“I am delighted that Football Australia included futsal in Principle IV of the recently released XI Principles – for the future of Australian football. They call for the establishment of a national agenda for futsal and beach soccer and to investigate the creation of new products to grow the game. This is fantastic to see,” he said.

“Here in Victoria, like Queensland as well, we recently announced our futsal strategies and have stepped up our dedication to unite the sport and invest in the resources needed to govern Futsal in our respective states. Other states including NSW and ACT have long been dedicated to Futsal.”

The Futsalroos are currently inactive. Grima thinks there is a huge opportunity to launch a women’s national team under Football Australia.

“The FIFA Futsal World Cup is being held this year in Lithuania, it would have been great to see the Futsalroos participating,” he said.

“I believe there is a huge opportunity ahead of the FIFA Women’s World Cup to introduce a national women’s team for Futsal as well. What a great legacy hosting the World Cup would bring here for Futsal as well.”

De Moraes believes that with the support of the state federations, futsal could become a huge part in developing players for the national team.

“Futsal is a great sport to develop players in this country. The amount of talent that gets lost and doesn’t end up playing because of a lack of opportunity is a missed opportunity. To make futsal a part of football, with the federation’s support, would be great to see.” he said.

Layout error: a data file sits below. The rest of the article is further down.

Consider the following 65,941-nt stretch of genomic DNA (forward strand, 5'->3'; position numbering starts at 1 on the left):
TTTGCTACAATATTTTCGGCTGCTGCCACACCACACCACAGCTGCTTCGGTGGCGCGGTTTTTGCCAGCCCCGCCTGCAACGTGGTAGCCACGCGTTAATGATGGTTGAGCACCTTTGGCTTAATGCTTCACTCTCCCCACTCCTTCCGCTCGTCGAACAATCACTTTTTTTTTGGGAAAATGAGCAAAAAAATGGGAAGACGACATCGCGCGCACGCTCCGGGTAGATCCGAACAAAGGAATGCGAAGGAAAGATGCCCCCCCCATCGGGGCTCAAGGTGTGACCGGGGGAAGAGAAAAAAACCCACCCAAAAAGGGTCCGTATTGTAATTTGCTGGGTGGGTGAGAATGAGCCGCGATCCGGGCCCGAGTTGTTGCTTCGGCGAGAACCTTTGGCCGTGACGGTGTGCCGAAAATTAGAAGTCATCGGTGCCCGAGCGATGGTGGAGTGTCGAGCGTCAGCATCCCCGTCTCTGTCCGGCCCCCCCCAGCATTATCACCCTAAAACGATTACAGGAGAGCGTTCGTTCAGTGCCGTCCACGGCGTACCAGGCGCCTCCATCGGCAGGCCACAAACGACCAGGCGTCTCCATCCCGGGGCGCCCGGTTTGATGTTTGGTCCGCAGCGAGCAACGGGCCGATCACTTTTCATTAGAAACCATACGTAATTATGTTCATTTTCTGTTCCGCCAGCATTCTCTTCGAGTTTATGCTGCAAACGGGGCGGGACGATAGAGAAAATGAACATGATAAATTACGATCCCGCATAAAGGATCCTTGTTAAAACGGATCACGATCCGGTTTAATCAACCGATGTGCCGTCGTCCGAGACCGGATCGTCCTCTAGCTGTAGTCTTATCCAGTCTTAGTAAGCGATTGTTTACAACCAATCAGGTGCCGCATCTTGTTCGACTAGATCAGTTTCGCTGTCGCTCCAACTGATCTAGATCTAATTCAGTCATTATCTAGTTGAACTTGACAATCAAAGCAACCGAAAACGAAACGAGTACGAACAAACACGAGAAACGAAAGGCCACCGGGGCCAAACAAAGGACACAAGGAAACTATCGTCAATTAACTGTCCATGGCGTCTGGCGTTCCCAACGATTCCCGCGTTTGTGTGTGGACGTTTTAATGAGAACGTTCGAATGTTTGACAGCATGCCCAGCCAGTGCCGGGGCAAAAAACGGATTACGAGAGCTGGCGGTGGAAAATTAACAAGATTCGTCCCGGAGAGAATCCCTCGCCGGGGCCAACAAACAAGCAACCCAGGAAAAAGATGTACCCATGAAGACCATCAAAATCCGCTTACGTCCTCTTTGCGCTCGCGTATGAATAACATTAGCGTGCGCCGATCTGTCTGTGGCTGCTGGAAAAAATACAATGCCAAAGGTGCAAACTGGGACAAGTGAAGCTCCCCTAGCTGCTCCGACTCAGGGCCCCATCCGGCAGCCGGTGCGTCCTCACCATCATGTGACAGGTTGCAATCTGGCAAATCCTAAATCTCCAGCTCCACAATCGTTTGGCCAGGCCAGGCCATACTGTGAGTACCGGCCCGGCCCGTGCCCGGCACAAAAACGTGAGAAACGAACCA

Football NSW announce HG Turf as Official Supplier of Hybrid Grass

HG Turf Partnership FNSW

Football NSW have named HG Turf Group as their Official Supplier of Hybrid Grass.

HG Turf Group are the market leader in Hybrid Grass solutions. Since 1999, their Hybrid Grass solutions have improved the quality of sport fields across Australia and New Zealand, with some of their most significant installations including: ANZ Stadium, Bankwest Stadium, Eden Park, the Gabba, MCG, Optus Stadium and Sky Stadium.

In addition, international sporting events such as the 2000 Olympic Games, 2015 AFC Asian Cup, 2006 and 2018 Commonwealth Games and 2003, 2011 and 2019 Rugby World Cups have also used HGTG’s Hybrid Grass.